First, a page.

Medical Editor: John P. Cunha, DO, FACOEP
Auvi-Q (epinephrine) Injection is a sympathomimetic catecholamine used in the emergency treatment of allergic reactions or anaphylaxis, which can be caused by stings or bites from insects (such as bees, wasps, hornets, yellow jackets, fire ants, and mosquitos), food, drugs, diagnostic testing substances, idiopathic (unknown) cause, or induced by exercise. Common side effects of Auvi-Q injection include:
- tremor or shakiness
- increased heart rate
- heart palpitations
- irregular heartbeat
- pale skin (pallor)
- nausea and vomiting
- difficulty breathing, and
- injection site reactions (redness, bruising, bleeding, discoloration).
Tell your doctor if you have serious side effects of Auvi-Q injection such as arrhythmias, including fatal ventricular fibrillation.
If you are 66 pounds or heavier the recommended dosage of Auvi-Q is 0.3 mg, and 0.15 mg if you are 33 to 66 pounds. Auvi-Q should be used in addition to immediate medical care. Do not inject Auvi-Q intravenously, into the buttock or fingers, hands or feet. Although Auvi-Q contains sulfite you can still use Auvi-Q if you are sulfite sensitive. Caution should be used if you have heart disease, cardiac arrhythmias, coronary artery or organic heart disease, hypertension, hyperthyroidism, diabetes, and elderly individuals. Auvi-Q may interact with cardiac glycosides, diuretics, anti-arrhythmics, antidepressants, monoamine oxidase inhibitors, levothyroxine sodium, antihistamines, beta-blockers, alpha blockers, or ergot alkaloids. Tell your doctor all medications you use. Caution should also be taken if you are pregnant or breastfeeding.
Our Auvi-Q (epinephrine) Side Effects Drug Center provides a comprehensive view of available drug information on the potential side effects when taking this medication.
This is not a complete list of side effects and others may occur. Call your doctor for medical advice about side effects. You may report side effects to FDA at 1-800-FDA-1088.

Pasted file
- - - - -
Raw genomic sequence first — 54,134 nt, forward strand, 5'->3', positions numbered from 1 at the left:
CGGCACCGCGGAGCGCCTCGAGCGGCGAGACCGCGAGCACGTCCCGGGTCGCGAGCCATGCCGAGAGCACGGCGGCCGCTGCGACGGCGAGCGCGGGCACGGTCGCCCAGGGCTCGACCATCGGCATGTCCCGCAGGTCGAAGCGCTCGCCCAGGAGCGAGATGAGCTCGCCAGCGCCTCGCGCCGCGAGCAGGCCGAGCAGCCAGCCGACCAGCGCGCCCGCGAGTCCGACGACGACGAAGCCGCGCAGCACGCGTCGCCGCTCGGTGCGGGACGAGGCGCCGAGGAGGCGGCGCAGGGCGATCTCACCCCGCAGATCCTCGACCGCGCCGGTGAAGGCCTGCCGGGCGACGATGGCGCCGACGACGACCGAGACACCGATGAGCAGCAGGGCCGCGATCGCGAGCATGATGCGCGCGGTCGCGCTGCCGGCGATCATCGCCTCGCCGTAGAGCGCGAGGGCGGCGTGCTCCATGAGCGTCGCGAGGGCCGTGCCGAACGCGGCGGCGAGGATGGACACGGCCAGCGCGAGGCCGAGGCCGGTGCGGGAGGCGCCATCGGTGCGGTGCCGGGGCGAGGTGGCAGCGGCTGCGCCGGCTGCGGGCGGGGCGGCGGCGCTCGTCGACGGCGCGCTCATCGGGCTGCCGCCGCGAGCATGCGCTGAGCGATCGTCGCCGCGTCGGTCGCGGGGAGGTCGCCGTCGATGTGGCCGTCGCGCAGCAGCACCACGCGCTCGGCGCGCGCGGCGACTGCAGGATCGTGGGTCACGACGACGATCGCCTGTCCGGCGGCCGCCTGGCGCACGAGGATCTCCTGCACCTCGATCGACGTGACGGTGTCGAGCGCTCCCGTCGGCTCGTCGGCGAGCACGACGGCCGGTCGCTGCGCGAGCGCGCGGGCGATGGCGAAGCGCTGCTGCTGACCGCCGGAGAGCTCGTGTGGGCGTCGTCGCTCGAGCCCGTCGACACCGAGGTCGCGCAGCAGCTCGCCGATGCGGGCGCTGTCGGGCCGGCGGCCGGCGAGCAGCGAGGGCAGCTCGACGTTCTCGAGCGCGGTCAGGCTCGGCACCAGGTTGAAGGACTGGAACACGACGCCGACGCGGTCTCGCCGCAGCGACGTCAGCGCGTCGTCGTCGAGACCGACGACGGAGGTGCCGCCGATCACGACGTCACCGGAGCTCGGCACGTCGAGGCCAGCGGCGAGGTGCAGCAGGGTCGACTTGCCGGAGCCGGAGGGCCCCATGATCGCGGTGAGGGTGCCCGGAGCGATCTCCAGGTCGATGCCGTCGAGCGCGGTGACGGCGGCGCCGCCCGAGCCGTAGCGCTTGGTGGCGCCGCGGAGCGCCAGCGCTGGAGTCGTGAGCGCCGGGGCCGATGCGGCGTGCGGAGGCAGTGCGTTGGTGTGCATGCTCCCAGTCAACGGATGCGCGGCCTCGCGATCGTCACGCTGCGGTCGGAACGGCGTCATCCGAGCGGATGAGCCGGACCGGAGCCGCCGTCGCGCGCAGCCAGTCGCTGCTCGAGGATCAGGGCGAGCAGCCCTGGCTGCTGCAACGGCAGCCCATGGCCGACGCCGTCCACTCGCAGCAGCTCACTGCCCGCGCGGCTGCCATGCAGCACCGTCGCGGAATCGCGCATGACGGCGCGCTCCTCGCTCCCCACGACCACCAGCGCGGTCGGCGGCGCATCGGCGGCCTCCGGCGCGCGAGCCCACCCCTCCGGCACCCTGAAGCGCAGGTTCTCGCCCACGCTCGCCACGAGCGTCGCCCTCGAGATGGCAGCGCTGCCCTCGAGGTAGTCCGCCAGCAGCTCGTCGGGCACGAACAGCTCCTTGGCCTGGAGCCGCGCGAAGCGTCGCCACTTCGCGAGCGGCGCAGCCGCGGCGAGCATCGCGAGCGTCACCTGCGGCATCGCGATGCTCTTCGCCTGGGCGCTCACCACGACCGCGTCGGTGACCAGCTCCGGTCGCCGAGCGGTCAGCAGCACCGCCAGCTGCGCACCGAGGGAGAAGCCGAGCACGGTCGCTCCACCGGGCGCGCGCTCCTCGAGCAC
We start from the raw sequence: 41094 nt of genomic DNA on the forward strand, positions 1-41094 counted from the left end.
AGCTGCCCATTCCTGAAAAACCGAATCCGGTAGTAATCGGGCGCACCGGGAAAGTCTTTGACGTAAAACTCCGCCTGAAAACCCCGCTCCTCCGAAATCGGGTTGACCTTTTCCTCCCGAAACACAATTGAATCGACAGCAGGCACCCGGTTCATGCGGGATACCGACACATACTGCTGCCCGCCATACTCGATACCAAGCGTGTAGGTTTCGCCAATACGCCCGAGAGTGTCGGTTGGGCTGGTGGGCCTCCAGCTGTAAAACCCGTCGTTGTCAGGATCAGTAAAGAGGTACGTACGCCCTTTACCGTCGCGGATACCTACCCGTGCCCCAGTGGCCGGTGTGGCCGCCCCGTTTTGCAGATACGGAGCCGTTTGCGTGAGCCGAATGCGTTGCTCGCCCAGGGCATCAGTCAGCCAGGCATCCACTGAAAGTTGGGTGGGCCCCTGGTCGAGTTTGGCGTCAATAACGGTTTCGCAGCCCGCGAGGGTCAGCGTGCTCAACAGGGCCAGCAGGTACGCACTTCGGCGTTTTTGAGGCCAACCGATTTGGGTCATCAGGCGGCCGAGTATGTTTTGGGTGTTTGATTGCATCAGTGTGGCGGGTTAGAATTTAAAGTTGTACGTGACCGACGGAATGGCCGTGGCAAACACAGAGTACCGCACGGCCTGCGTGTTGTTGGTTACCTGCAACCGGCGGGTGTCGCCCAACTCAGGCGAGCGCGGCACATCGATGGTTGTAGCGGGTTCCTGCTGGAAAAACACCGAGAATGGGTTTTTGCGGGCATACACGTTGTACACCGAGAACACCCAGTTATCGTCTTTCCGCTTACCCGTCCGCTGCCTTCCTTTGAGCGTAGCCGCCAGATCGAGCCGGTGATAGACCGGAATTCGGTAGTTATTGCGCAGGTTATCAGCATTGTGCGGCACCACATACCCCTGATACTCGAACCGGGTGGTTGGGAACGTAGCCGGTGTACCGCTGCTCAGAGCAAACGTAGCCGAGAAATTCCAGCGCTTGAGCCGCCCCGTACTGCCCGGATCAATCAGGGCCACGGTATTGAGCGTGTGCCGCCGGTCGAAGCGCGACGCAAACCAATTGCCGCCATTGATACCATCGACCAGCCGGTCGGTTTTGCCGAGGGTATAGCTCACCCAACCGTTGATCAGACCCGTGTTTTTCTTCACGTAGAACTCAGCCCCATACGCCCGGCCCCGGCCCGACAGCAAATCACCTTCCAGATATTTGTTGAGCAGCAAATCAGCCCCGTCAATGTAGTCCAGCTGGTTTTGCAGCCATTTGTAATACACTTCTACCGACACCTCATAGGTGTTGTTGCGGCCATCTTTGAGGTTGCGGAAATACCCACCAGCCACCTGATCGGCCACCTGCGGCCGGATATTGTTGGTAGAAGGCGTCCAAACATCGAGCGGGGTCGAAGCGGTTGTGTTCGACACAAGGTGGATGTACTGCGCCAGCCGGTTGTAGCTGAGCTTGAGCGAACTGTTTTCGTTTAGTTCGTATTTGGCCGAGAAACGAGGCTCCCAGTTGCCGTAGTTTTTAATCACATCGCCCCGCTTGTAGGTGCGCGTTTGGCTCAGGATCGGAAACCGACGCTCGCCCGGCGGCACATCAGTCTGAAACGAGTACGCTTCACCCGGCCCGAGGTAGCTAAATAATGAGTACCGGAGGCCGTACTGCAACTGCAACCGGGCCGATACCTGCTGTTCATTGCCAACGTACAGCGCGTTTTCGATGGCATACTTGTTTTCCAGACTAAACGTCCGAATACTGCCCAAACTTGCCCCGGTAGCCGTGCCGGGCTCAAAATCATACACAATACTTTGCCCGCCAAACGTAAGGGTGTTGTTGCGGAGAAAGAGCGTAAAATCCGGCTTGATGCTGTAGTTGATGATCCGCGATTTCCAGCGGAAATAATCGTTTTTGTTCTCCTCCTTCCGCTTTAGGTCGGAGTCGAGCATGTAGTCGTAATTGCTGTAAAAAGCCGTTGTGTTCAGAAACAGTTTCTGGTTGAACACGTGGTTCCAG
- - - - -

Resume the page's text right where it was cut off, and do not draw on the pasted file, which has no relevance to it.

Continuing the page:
Due to lack of randomized, controlled clinical trials of epinephrine for the treatment of anaphylaxis, the true incidence of adverse reactions associated with the systemic use of epinephrine is difficult to determine. Adverse reactions reported in observational trials, case reports, and studies are listed below.
Common adverse reactions to systemically administered epinephrine include anxiety; apprehensiveness; restlessness; tremor; weakness; dizziness; sweating; palpitations; pallor; nausea and vomiting; headache; and/or respiratory difficulties. These symptoms occur in some persons receiving therapeutic doses of epinephrine, but are more likely to occur in patients with hypertension or hyperthyroidism [see WARNINGS AND PRECAUTIONS].
Arrhythmias, including fatal ventricular fibrillation, have been reported, particularly in patients with underlying cardiac disease or those receiving certain drugs [see WARNINGS AND PRECAUTIONS and DRUG INTERACTIONS].
Accidental injection into the digits, hands or feet may result in loss of blood flow to the affected area [see WARNINGS AND PRECAUTIONS].
Adverse events experienced as a result of accidental injections may include increased heart rate, local reactions including injection site pallor, coldness and hypoesthesia or injury at the injection site resulting in bruising, bleeding, discoloration, erythema or skeletal injury.
Rare cases of serious skin and soft tissue infections, including necrotizing fasciitis and myonecrosis caused by Clostridia (gas gangrene), have been reported at the injection site following epinephrine injection in the thigh [see WARNINGS AND PRECAUTIONS].
Read the entire FDA prescribing information for Auvi-Q (Epinephrine Injection)
© Auvi-Q Patient Information is supplied by Cerner Multum, Inc. and Auvi-Q Consumer information is supplied by First Databank, Inc., used under license and subject to their respective copyrights.